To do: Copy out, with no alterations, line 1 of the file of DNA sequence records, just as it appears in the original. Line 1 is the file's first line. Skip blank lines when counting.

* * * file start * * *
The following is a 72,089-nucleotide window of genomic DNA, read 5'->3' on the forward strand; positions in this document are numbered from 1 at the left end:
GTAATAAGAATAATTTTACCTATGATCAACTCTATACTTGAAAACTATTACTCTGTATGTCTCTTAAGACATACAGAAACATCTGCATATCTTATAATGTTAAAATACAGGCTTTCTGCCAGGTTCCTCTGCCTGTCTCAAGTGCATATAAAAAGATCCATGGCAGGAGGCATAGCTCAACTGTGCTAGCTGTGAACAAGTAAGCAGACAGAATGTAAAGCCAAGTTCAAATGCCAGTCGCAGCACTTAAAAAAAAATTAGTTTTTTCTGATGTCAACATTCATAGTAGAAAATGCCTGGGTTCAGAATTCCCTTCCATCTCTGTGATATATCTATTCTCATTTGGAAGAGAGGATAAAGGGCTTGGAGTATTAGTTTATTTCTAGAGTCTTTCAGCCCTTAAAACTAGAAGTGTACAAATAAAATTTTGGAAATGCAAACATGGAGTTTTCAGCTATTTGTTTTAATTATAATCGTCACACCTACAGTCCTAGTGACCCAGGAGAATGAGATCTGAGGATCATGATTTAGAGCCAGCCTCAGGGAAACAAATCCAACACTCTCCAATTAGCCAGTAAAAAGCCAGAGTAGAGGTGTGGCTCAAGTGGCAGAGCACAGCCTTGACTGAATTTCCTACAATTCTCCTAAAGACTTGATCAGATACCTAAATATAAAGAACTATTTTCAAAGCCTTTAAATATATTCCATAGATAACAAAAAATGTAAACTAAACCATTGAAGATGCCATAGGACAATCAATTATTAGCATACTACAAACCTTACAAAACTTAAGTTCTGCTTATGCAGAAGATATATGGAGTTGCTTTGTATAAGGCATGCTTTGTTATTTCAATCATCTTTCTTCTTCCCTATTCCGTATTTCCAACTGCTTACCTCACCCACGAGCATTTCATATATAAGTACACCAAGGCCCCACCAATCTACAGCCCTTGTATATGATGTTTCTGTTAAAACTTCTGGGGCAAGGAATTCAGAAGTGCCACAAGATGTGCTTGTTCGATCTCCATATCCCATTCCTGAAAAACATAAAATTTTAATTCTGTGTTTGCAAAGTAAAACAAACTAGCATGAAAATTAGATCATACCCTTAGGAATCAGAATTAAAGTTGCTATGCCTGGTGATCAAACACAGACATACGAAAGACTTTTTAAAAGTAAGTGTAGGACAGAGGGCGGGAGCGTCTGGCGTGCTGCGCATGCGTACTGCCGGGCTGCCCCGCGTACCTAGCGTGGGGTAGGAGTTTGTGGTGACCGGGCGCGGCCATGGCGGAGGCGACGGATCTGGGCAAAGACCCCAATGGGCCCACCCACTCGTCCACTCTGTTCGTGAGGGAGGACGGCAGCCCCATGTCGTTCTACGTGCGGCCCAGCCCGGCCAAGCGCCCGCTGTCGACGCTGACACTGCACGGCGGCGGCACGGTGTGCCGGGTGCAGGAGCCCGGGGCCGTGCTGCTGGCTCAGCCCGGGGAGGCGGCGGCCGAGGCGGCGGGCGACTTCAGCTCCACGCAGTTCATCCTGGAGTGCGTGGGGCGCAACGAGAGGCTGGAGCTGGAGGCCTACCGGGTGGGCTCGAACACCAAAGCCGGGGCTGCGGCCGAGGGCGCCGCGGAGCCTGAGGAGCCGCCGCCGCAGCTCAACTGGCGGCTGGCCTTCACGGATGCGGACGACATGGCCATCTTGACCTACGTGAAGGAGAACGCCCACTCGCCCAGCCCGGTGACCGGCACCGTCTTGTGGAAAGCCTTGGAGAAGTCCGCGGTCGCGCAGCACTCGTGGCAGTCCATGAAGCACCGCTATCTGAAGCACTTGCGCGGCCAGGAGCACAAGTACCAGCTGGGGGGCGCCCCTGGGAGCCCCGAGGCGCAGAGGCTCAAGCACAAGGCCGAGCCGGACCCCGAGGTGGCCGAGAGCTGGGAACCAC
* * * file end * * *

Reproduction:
The following is a 72,089-nucleotide window of genomic DNA, read 5'->3' on the forward strand; positions in this document are numbered from 1 at the left end: